Apple Abandons Plans for MicroLED Apple Watch

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It’s hard to argue that 2024 hasn’t already been an eventful year for Apple. The Vision Pro came out in February, taking the world — or at least the US — by storm. We also saw a new M3 MacBook Air lineup, and there’s every reason to believe some exciting new iPad updates are just around the corner.

Sadly, though, it hasn’t all been sunshine and roses for the company, as it’s also faced a few setbacks. In fact, 2024 is shaping up to be one of Apple’s most challenging years in recent memory, as the company faces significant legal challenges from European and US antitrust regulators on one side and a pair of Apple Watch patent battles from left field that have left the future of Apple’s health monitoring technology in flux.

It’s also the year when Apple’s executives seem to be re-evaluating the company’s roadmap for some of its longer-term “moonshot” projects. Late last month, we heard the shocking news that the Apple Car had been unceremoniously canceled, putting an end to nearly ten years of rumors and speculation about Apple’s automotive ambitions. There are also reasons to believe Apple has abandoned its attempts to develop its own 5G modem chip and scaled back plans for its much-rumored AR glasses into a more basic pair of smart glasses.

Now it looks like Apple is also giving up on another of its longstanding ambitions: building microLED displays for the Apple Watch.

Rumors of Apple’s work on microLED technology have been swirling for at least seven years now. A 2017 report on Apple’s patents on the tech was followed by the revelation of a secret facility where microLED displays were being developed, and it wasn’t long before Apple’s supply chain began speculating that it would soon be coming to an Apple Watch.

Following a 2020 report that microLED wasn’t coming to the Apple Watch Series 6, things got very quiet until early last year when a report that Apple was developing the technology for the Apple Watch Ultra stoked the fires once again. Those continued throughout 2023, estimating that the new display tech would make an appearance on Apple’s premium wearable by 2026.

However, signs of the project’s demise appeared earlier this month when Apple reportedly canceled its primary supplier for the displays. Some folks, including analysts Ming-Chi Kuo and Ross Young, believed this marked the end of the initiative.

Nevertheless, Bloomberg’s Mark Gurman pointedly disagreed with their conclusions, maintaining in a since-deleted tweet that Apple still had other suppliers lined up and adding, “I doubt it was canceled.”

Since then, Gurman seems to have received new information that’s changed his tune. In a report today at Bloomberg, he confirms that Apple is indeed “winding down” its long-running smartwatch display project, “putting an end to another pricey research and development initiative.”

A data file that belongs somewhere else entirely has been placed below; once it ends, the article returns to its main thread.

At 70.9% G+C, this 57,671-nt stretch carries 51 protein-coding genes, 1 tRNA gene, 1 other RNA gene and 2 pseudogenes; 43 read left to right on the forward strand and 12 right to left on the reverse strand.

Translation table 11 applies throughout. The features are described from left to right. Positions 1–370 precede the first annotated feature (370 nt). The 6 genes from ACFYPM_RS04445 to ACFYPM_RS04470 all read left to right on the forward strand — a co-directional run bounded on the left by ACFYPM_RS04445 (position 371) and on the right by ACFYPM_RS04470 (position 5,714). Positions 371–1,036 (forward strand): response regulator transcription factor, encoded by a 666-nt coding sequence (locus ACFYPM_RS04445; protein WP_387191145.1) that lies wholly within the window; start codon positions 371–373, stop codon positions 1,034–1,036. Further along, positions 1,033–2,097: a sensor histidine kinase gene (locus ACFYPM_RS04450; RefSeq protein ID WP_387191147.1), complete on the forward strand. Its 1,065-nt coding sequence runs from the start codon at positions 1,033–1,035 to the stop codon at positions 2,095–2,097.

In recent weeks, the company has ceased an in-house effort to create screens with microLED technology, according to people with knowledge of the matter. The displays, which featured brighter and more vibrant visuals, would have been added to a future version of the Apple Watch — before potentially going into other products.

Mark Gurman

Kuo and Young get their information from Apple’s Asian supply chain, while Gurman is believed to have sources inside Apple Park. While supply chain partners can only report what they’ve been told, Apple employees usually have a better pulse on the company’s plans. However, they’re not always told everything, either.

In this case, it seems the folks in the supply chain who were told the projects were canceled got it right. Perhaps the decision hadn’t been finalized within the walls of Apple Park, or maybe it hadn’t trickled down from the upper echelons, but Gurman must have had at least one source who believed Apple’s microLED ambitions were still alive.

While it’s arguably not as significant of an undertaking as the Apple Car, it appears the microLED display team will be joining the folks from Project Titan in being reassigned or laid off as Apple reorganizes things internally.

Gurman adds that the decision also came around the same time that Apple executives scrapped the Apple Car project, suggesting it’s part of a broader effort to find ways to run leaner and refocus its research and development priorities on things that are more in demand and will pay off in the short term, such as generative AI.

While Apple’s microLED plans may not be entirely dead, they’ve been put on the shelf, alongside Apple Glasses, until the level of technology catches up to Apple’s ambitions. For now, Gurman says, Apple believes the OLED is good enough, and while it’s still eyeing new processes that could make the technology viable, it’s not coming anytime soon.

[The information provided in this article has NOT been confirmed by Apple and may be speculation. Provided details may not be factual. Take all rumors, tech or otherwise, with a grain of salt.]

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